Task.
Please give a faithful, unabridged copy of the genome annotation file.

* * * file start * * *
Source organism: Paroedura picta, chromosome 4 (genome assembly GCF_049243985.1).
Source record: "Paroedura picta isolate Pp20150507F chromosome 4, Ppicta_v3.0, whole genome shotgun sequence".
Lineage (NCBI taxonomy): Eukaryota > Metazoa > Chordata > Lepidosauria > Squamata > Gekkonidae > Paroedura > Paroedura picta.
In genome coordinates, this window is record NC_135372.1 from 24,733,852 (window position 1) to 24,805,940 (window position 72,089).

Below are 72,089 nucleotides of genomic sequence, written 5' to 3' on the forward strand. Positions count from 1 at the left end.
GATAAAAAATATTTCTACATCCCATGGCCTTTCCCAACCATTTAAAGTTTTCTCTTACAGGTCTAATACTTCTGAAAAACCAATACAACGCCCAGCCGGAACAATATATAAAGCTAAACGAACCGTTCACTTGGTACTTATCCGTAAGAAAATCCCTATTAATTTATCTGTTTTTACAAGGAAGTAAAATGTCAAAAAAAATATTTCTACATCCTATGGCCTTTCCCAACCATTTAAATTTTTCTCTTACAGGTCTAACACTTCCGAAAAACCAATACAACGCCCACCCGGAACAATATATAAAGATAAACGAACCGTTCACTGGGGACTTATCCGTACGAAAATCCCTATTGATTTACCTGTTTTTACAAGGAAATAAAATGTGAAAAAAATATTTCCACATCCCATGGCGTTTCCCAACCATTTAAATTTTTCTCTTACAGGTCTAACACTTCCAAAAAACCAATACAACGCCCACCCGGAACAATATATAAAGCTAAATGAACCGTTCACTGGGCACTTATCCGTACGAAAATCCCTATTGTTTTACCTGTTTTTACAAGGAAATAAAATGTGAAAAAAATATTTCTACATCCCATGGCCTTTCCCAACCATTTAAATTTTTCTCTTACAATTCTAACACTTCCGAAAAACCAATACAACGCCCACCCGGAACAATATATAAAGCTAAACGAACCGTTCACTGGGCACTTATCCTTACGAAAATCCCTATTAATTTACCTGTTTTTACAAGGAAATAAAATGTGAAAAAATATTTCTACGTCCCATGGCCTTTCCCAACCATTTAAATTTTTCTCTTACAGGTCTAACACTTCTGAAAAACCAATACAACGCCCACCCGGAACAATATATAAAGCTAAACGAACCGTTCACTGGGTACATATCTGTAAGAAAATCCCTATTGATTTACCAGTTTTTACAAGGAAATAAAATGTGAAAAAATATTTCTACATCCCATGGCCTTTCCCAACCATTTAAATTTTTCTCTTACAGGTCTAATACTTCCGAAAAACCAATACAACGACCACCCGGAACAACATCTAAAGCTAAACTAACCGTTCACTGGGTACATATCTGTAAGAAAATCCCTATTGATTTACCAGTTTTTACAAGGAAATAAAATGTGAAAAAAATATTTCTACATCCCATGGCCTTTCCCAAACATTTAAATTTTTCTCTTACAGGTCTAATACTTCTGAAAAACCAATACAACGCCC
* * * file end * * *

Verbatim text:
Source organism: Paroedura picta, chromosome 4 (genome assembly GCF_049243985.1).
Source record: "Paroedura picta isolate Pp20150507F chromosome 4, Ppicta_v3.0, whole genome shotgun sequence".
Lineage (NCBI taxonomy): Eukaryota > Metazoa > Chordata > Lepidosauria > Squamata > Gekkonidae > Paroedura > Paroedura picta.
In genome coordinates, this window is record NC_135372.1 from 24,733,852 (window position 1) to 24,805,940 (window position 72,089).

Below are 72,089 nucleotides of genomic sequence, written 5' to 3' on the forward strand. Positions count from 1 at the left end.
GATAAAAAATATTTCTACATCCCATGGCCTTTCCCAACCATTTAAAGTTTTCTCTTACAGGTCTAATACTTCTGAAAAACCAATACAACGCCCAGCCGGAACAATATATAAAGCTAAACGAACCGTTCACTTGGTACTTATCCGTAAGAAAATCCCTATTAATTTATCTGTTTTTACAAGGAAGTAAAATGTCAAAAAAAATATTTCTACATCCTATGGCCTTTCCCAACCATTTAAATTTTTCTCTTACAGGTCTAACACTTCCGAAAAACCAATACAACGCCCACCCGGAACAATATATAAAGATAAACGAACCGTTCACTGGGGACTTATCCGTACGAAAATCCCTATTGATTTACCTGTTTTTACAAGGAAATAAAATGTGAAAAAAATATTTCCACATCCCATGGCGTTTCCCAACCATTTAAATTTTTCTCTTACAGGTCTAACACTTCCAAAAAACCAATACAACGCCCACCCGGAACAATATATAAAGCTAAATGAACCGTTCACTGGGCACTTATCCGTACGAAAATCCCTATTGTTTTACCTGTTTTTACAAGGAAATAAAATGTGAAAAAAATATTTCTACATCCCATGGCCTTTCCCAACCATTTAAATTTTTCTCTTACAATTCTAACACTTCCGAAAAACCAATACAACGCCCACCCGGAACAATATATAAAGCTAAACGAACCGTTCACTGGGCACTTATCCTTACGAAAATCCCTATTAATTTACCTGTTTTTACAAGGAAATAAAATGTGAAAAAATATTTCTACGTCCCATGGCCTTTCCCAACCATTTAAATTTTTCTCTTACAGGTCTAACACTTCTGAAAAACCAATACAACGCCCACCCGGAACAATATATAAAGCTAAACGAACCGTTCACTGGGTACATATCTGTAAGAAAATCCCTATTGATTTACCAGTTTTTACAAGGAAATAAAATGTGAAAAAATATTTCTACATCCCATGGCCTTTCCCAACCATTTAAATTTTTCTCTTACAGGTCTAATACTTCCGAAAAACCAATACAACGACCACCCGGAACAACATCTAAAGCTAAACTAACCGTTCACTGGGTACATATCTGTAAGAAAATCCCTATTGATTTACCAGTTTTTACAAGGAAATAAAATGTGAAAAAAATATTTCTACATCCCATGGCCTTTCCCAAACATTTAAATTTTTCTCTTACAGGTCTAATACTTCTGAAAAACCAATACAACGCCC